Arizona artist Carrie Seid manipulates the luminosity of fine stretched silk over copper structures to create luscious, high relief wall pieces in rich, jewel-like tones. White silk whispers with hints of color like the subtle variations of the petal of a flower. Constructing her forms to catch, hold, and reflect light, Seid creates a sense of illusionistic space, focusing on light as a metaphor for hope. She carefully formulates her copper sub-structures for maximum spatial results, extruding space by tightly enveloping the form in the highly elastic fabric that belies its strength by the softness of its surface and delicacy of its coloration. The end result of her efforts is a seductive form that exudes an emotive quality by the changing nature of the light and form, depending on the viewer’s vantage point.
I want the work to affect people like music does, explains Seid. Just like music creates its own language, my work has its own intrinsic power through its references to nature, architecture, and structure painting.
– “Luminous Structure” by Julie Sasse, Curator, Tucson Museum of Art
Carrie Seid creates art that is animated by the interaction of the physicality of her materials with immateriality of light. The result is an art that uniquely occupies a zone between painting and sculpture. Formed of wood and metal, Seid’s wall-works are covered with a skin of translucent silk stretched tightly over a structure of thin metal ribs. The work comes to life when light shines through the silk and hits the base construction and reflects color back to the viewer. The physical becomes ephemeral as the work dissolves into diaphanous veils of melting color.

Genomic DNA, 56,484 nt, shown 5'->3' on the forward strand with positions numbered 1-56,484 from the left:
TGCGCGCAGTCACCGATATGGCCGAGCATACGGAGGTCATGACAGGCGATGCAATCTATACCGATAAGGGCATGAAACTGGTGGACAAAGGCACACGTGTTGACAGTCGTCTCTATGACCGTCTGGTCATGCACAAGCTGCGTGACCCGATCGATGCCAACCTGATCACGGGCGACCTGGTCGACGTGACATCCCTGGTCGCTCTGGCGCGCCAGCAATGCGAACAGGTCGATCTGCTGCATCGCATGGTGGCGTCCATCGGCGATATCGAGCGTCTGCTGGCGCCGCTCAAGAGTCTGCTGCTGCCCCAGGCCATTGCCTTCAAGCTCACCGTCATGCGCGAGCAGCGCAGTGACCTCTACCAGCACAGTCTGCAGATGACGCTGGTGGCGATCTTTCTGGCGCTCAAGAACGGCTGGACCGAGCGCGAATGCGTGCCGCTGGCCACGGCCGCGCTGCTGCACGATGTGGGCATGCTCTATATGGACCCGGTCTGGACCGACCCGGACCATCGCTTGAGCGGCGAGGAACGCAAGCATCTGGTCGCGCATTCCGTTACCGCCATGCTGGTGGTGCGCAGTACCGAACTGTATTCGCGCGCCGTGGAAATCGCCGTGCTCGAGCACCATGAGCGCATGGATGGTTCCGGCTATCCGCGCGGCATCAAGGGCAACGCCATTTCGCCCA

Carrie Seid is a nationally recognized artist with a B.F.A. from The Rhode Island School of Design and a M.F.A. from Cranbrook Academy of Design, where she was a Merit Scholar. Carrie’s work is part of the permanent collection of the Tucson Museum of Art where she also had a solo exhibition. She’s been awarded numerous public art commissions in Arizona.